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Bitter Water
Diné Oral Histories of the Navajo-Hopi Land Dispute
By Malcolm D. Benally
136 pp. / 7.00 in x 10.00 in / 2011
Paper (978-0-8165-2898-1)
  - First Peoples: New Directions in Indigenous Studies

Related Interest
  - Indigenous and Native American Studies

Many know that the removal and relocation of Indigenous peoples from traditional lands is a part of the United States' colonial past, but few know that—in an expansive corner of northeastern
This glimpse into a different culture and time challenges the reader to learn more about and better understand the Navajo perspective. The text, written in both Navajo and English, provides insight into the thinking of this beleaguered group.

–Western Historical Quarterly

This book gives these very prominent women a chance to tell their story, and through these women's tales, it gives the Navajo people a voice as well.

–Navajo-Hopi Observer

Arizona—the saga continues. The 1974 Settlement Act officially divided a reservation established almost a century earlier between the Diné (Navajo) and the Hopi, and legally granted the contested land to the Hopi. To date, the U.S. government has relocated between 12,000 and 14,000 Diné from Hopi Partitioned Lands, and the Diné—both there and elsewhere—continue to live with the legacy of this relocation.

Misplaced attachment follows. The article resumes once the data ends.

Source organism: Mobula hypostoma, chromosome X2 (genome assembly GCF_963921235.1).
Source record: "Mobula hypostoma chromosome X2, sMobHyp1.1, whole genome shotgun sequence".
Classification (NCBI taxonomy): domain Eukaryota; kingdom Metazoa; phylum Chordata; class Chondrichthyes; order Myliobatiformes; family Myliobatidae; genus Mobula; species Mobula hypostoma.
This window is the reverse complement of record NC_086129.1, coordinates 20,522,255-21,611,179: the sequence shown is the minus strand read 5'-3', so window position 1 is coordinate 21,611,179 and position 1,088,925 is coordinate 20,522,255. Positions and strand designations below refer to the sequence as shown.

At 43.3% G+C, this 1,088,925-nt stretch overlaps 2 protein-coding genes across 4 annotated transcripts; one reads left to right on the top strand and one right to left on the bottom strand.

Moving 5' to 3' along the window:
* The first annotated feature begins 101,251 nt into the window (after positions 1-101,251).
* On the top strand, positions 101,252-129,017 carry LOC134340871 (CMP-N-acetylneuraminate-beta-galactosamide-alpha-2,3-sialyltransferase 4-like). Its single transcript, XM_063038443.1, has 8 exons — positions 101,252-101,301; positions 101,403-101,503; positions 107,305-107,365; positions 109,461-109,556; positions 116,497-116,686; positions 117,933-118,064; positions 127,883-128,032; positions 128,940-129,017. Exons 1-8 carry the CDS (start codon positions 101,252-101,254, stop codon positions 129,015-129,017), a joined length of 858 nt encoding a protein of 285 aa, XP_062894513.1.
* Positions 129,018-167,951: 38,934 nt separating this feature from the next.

Bitter Water presents the narratives of four Diné women who have resisted removal but who have watched as their communities and lifeways have changed dramatically. The book, based on 25 hours of filmed personal testimony, features the women's candid discussions of their efforts to carry on a traditional way of life in a contemporary world that includes relocation and partitioned lands; encroaching Western values and culture; and devastating mineral extraction and development in the Black Mesa region of Arizona. Though their accounts are framed by insightful writings by both Benally and Diné historian Jennifer Nez Denetdale, Benally lets the stories of the four women elders speak for themselves.

Scholars, media, and other outsiders have all told their versions of this story, but this is the first book that centers on the stories of women who have lived it—in their own words in Navajo as well as the English translation. The result is a living history of a contested cultural landscape and the unique worldview of women determined to maintain their traditions and lifeways, which are so intimately connected to the land. This book is more than a collection of stories, poetry, and prose. It is a chronicle of resistance as spoken from the hearts of those who have lived it.

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